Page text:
While cell phones have made things easier and tasks more manageable, they have proven to become a bigger distraction than many think. A quick text or call during work hours does not seem like a big deal if it is done sparingly throughout the day, but take that time and add it all together and it chips away from the actual work day.
Because cell phones are a part of our every day, this proves to be an issue that must be addressed. This needs to be done sooner rather than later. How do you go about opening up that door of discussion?
First, is the need to face this reality. Employers may want to ban cell phone usage, shut off wifi, or use jammers. This is detrimental to morale, inconvenient for the business, and illegal.
The next best step is to create a policy to enforce. Great policies include the following parameters addressed: When it’s acceptable to use a cell phone during the work day, such as during breaks and lunchtime; The frequency and length of calls permitted during working hours; If headsets are permitted; and where to store personal devices.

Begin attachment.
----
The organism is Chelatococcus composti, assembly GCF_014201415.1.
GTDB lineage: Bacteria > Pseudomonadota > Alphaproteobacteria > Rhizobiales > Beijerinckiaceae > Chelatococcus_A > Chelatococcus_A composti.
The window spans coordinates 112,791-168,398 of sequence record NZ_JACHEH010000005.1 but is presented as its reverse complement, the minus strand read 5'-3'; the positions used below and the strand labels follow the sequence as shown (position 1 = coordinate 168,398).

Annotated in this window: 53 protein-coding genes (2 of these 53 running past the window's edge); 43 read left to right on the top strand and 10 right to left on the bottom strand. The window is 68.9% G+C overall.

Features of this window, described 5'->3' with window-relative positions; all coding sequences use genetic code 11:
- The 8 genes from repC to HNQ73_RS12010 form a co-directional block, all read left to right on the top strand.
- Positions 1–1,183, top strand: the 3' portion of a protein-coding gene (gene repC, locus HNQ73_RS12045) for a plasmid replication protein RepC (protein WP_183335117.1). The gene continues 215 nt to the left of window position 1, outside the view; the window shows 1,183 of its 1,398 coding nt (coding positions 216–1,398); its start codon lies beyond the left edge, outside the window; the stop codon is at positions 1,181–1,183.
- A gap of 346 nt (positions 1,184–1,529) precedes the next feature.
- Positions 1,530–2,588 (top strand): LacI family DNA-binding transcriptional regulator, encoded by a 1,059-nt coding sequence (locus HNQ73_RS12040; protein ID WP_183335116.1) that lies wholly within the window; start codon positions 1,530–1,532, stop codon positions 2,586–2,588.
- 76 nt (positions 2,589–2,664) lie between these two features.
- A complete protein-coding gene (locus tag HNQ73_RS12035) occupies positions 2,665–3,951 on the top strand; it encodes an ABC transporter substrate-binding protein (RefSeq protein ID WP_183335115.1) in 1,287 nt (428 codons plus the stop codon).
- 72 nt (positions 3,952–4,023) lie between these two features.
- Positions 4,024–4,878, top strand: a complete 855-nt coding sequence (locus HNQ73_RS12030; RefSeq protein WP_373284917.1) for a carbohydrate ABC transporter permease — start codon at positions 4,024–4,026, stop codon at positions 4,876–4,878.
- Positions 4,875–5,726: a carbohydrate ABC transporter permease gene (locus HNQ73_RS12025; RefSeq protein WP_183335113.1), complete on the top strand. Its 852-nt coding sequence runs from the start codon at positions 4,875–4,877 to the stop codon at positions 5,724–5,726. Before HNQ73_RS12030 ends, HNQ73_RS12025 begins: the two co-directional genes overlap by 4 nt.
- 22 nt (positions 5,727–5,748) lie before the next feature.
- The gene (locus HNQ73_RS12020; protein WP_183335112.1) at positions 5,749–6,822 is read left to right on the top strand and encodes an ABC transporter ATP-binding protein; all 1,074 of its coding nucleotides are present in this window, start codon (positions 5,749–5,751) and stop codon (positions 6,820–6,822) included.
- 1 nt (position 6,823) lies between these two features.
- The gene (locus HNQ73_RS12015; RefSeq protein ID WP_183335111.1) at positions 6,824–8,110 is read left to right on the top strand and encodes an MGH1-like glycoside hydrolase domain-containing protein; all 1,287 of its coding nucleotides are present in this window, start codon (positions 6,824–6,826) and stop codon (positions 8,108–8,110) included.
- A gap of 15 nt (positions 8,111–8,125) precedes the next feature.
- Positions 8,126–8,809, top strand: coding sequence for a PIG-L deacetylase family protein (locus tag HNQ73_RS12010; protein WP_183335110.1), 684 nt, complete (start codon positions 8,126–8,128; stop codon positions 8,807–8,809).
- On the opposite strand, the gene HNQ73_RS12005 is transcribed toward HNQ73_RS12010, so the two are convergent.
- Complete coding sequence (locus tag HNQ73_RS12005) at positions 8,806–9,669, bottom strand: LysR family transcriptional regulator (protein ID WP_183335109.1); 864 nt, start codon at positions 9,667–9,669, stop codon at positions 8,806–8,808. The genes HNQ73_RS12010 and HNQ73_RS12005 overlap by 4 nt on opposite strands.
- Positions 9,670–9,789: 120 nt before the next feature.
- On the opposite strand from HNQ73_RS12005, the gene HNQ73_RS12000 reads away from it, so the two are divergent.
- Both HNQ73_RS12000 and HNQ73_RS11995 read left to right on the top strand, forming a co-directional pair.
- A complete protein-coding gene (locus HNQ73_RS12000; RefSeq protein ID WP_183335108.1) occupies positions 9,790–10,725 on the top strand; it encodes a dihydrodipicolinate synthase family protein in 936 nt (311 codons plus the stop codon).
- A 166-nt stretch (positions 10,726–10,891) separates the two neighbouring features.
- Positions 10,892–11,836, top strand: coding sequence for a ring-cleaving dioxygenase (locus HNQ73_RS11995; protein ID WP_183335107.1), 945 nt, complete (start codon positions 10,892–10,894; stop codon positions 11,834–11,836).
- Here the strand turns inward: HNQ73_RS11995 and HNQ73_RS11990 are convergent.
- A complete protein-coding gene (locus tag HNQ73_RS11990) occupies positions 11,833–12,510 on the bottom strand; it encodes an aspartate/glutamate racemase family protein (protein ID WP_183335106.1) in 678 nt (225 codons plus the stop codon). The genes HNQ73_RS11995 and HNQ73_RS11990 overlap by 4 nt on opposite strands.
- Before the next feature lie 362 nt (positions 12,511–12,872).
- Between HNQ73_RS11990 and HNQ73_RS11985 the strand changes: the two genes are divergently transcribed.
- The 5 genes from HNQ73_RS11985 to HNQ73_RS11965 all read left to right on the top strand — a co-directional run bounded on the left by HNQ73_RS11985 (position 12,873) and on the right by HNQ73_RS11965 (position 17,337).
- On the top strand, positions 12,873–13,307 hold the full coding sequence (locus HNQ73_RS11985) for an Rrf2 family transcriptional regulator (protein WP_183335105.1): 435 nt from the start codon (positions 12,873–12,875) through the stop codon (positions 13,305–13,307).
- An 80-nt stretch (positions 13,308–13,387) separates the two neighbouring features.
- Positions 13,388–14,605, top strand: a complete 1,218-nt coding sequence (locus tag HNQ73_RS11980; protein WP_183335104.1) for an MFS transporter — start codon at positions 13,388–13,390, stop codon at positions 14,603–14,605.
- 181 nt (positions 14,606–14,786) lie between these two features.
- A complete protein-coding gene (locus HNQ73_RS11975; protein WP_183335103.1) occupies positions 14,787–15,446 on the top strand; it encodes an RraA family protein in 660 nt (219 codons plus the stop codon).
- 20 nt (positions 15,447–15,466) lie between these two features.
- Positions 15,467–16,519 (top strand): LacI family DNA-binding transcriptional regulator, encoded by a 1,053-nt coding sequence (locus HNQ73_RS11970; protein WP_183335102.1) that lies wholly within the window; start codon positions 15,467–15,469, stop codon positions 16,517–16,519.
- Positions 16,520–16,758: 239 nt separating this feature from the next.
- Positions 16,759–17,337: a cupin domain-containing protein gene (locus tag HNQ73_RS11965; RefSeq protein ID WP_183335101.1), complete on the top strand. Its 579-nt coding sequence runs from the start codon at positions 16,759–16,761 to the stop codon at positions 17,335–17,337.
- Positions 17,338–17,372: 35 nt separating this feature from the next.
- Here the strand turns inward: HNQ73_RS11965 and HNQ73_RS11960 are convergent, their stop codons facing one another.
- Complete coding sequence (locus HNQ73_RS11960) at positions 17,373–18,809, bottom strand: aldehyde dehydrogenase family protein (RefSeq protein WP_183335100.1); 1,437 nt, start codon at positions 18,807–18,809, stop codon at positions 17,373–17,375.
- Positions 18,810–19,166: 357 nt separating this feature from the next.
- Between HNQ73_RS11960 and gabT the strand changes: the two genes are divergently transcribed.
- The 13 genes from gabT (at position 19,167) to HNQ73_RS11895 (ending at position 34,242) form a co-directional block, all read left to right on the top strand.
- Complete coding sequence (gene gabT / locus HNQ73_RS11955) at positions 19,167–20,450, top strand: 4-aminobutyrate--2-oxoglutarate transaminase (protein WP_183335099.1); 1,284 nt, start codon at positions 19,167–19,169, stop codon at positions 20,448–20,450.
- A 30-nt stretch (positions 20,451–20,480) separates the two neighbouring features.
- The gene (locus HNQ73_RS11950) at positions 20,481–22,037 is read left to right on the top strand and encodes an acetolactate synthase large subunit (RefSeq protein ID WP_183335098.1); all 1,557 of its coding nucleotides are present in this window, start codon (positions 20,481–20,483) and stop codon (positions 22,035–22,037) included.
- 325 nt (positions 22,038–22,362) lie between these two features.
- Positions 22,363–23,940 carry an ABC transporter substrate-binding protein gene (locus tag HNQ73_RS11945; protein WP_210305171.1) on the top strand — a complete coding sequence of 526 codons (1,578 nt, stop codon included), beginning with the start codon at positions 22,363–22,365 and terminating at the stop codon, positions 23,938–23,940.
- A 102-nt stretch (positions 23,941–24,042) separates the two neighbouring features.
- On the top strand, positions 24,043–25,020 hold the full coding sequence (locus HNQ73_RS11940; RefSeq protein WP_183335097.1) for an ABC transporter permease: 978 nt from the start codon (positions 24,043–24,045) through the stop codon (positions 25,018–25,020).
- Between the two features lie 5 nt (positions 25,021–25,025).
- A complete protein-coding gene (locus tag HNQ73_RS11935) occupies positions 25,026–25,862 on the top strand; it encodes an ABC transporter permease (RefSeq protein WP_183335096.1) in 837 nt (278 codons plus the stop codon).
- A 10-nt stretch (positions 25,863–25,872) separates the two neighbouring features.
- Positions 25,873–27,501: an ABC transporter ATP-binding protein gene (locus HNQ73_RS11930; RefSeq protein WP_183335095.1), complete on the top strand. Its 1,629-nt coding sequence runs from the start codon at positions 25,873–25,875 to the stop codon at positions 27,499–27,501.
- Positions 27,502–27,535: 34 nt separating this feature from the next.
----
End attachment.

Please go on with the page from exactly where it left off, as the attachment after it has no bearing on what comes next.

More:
Hand in hand with creating a policy, you want to create an “etiquette” of cell phone usage that addresses: the volume of cell phone alerts, speaking volume, call duration, professional language, and text alternatives.
What are the best ways of enforcing a policy that may be controversial in the workplace? First, set it all in writing.
This helps to ensure there are no ambiguous lines or grey areas when it is time to enforce or write up an employee. Next, you want to lead by example. This will help employees follow suit easier. Lastly, you want to be persistent in enforcing these policies. If employees notice you enforcing it sparingly or selectively, this will open you up to many issues legally and relationally in your workplace.
When it comes to enforcing policy, consequences are sure to come up. It is standard procedure to provide a verbal warning, a written warning, and a final warning before terminating an employee. This all needs to be documented with your HR department in an accurate and detailed manner.
This all may seem like a great deal of work in the beginning, but making this a priority can help guarantee efficient work and better time management.
If you do not have a HR representative who can assist you, reach out to my office at 310-534-5577 or firstname.lastname@example.org and we’ll be happy to refer you to someone we know.